Article Text

PDF

041 CORONARY ARTERY BYPASS GRAFT PATIENTS TREATED WITH PRIMARY PERCUTANEOUS CORONARY INTERVENTION HAVE HIGH LONG-TERM ADVERSE EVENT RATES (10 920 STEMI PATIENTS FROM THE LONDON HEART ATTACK GROUP)
  1. M M Akhtar1,
  2. D A Jones1,
  3. K S Rathod1,
  4. B Modi1,
  5. P Lim2,
  6. G Virdi3,
  7. D Bromage1,
  8. A J Jain1,
  9. S Singh Kalra4,
  10. T Crake5,
  11. P Meier5,
  12. Z Astroulakis2,
  13. C Dollery5,
  14. M Ozkur5,
  15. R Rakhit6,
  16. C J Knight1,
  17. M C Dalby7,
  18. I S Malik8,
  19. N Bunce2,
  20. M Whitbread3,
  21. A Mathur1,
  22. S Redwood9,
  23. P A MacCarthy4,
  24. A Wragg1
  1. 1 Barts Health NHS Trust
  2. 2 St. George's Hospital
  3. 3 London Ambulance Service NHS Trust
  4. 4 King's College Hospital
  5. 5 London Heart Hospital, University College Hospitals
  6. 6 Royal Free Hampstead NHS Trust
  7. 7 Harefiled Hospital, Royal Brompton and Harefield NHS Trust
  8. 8 Imperial College Healthcare NHS Trust
  9. 9 Guys and St Thomas' Hospitals NHS Trust

    Abstract

    Background Limited information exists regarding procedural success and clinical outcomes of ST-segment elevation myocardial infarction (STEMI) in patients with previous CABG undergoing primary PCI. We sought to compare outcomes in STEMI patients undergoing primary percutaneous coronary intervention (PCI) with or without previous coronary artery bypass grafts (CABG).

    Methods This was an observational cohort study of 10,920 patients with STEMI who were treated with PPCI between 2004 and 2011 at eight tertiary cardiac centres across London, UK. Patient's details were recorded at the time of the procedure into the British Cardiac Intervention Society (BCIS) database. Outcome was assessed by all-cause mortality. Anonymous datasets from the eight centres were merged for analysis. The primary end-point was all-cause mortality at a mean follow-up of 3.0 years.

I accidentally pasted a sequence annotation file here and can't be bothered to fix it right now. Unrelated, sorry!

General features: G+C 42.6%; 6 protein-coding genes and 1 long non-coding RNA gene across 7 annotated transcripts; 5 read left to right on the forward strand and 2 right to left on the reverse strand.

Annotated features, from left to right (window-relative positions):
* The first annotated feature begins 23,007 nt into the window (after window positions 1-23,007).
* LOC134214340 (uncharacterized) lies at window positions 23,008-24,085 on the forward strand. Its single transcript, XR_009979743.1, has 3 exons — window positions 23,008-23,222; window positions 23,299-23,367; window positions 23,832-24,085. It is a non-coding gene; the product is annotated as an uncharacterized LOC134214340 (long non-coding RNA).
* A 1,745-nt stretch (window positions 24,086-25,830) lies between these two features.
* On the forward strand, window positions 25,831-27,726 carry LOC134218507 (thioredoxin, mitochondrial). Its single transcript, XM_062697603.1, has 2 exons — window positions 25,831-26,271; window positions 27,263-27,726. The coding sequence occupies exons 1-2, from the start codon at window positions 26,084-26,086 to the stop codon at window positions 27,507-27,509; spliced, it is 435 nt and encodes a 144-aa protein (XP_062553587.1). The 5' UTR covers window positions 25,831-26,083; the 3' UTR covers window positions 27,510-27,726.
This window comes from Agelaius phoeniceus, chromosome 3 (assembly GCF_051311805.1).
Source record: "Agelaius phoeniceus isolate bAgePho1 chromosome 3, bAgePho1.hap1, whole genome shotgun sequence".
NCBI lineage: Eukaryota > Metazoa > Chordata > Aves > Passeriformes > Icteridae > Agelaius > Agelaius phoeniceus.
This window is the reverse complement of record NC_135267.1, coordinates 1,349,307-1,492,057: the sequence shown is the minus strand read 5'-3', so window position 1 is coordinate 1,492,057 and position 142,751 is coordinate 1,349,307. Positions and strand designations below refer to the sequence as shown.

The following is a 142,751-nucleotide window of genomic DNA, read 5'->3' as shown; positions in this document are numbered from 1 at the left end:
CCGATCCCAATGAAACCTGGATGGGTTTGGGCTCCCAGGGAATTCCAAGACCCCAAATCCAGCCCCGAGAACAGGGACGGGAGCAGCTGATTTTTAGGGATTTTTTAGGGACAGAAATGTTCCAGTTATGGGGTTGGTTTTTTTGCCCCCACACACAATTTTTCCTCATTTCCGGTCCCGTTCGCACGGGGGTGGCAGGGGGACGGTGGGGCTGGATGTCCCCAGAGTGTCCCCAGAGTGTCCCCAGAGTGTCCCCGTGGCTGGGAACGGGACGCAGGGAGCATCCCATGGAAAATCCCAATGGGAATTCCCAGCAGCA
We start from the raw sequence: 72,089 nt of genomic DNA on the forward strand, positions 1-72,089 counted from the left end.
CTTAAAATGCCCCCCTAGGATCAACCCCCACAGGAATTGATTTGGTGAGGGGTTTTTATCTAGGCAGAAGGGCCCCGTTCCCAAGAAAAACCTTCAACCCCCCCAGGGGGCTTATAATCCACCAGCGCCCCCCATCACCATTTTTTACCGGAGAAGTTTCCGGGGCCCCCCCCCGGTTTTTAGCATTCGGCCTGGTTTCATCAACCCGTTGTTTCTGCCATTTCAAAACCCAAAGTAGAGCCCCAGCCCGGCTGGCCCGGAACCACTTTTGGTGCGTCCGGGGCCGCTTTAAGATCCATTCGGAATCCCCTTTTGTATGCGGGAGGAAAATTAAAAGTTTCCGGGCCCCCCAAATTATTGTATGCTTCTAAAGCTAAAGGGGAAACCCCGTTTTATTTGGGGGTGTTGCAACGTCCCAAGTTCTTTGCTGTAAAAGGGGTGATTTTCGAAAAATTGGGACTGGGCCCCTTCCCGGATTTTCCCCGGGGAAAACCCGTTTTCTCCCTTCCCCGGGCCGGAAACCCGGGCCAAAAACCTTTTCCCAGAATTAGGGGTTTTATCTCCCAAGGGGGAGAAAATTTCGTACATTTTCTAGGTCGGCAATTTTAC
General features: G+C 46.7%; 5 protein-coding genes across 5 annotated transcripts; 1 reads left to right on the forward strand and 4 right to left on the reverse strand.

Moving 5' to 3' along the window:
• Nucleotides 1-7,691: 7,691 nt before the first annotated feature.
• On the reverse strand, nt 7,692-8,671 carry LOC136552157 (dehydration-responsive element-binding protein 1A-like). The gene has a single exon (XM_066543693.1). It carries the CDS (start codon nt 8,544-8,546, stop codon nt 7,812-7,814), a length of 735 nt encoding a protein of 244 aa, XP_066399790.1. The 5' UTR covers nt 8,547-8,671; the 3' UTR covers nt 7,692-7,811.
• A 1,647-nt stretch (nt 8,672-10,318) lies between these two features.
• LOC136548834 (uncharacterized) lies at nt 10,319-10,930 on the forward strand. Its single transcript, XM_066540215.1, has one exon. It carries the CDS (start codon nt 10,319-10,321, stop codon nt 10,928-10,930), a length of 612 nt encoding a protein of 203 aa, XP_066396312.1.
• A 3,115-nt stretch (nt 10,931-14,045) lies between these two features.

Results 347 (3.2%) patients had previous CABG. Patients with previous CABG were older and had more associated comorbidities than patients who have never had CABG. In patients with previous CABG, the infarct related artery (IRA) was split evenly between a bypass graft and a native vessel. Procedural success (defined as TIMI 3 flow at the end of procedure) was less likely in patients with previous CABG than in patients who had never undergone CABG (80.7 vs 88.2% respectively, p<0.001). Patients with previous CABG had higher all-cause mortality (30.1% vs 16.7%, p<=0.0001) during the follow-up period (figure 1). After multivariate adjustment this difference persisted (HR: 1.3, 95% CI 1.11 to 1.63, p=0.02). When stratifying prior CABG patients by the type of IRA (figure 2); long term MACE were significant more likely in patients who had bypass graft PCI than in patients that had native vessel PCI, 35.7% versus 20.4% (p=0.03).

    Conclusions Previous CABG patients with STEMI treated with primary PCI have higher long-term adverse events. The long-term outcome is also worse if the IRA is a bypass graft rather than a native coronary artery.

    Statistics from Altmetric.com

    Request permissions

    If you wish to reuse any or all of this article please use the link below which will take you to the Copyright Clearance Center’s RightsLink service. You will be able to get a quick price and instant permission to reuse the content in many different ways.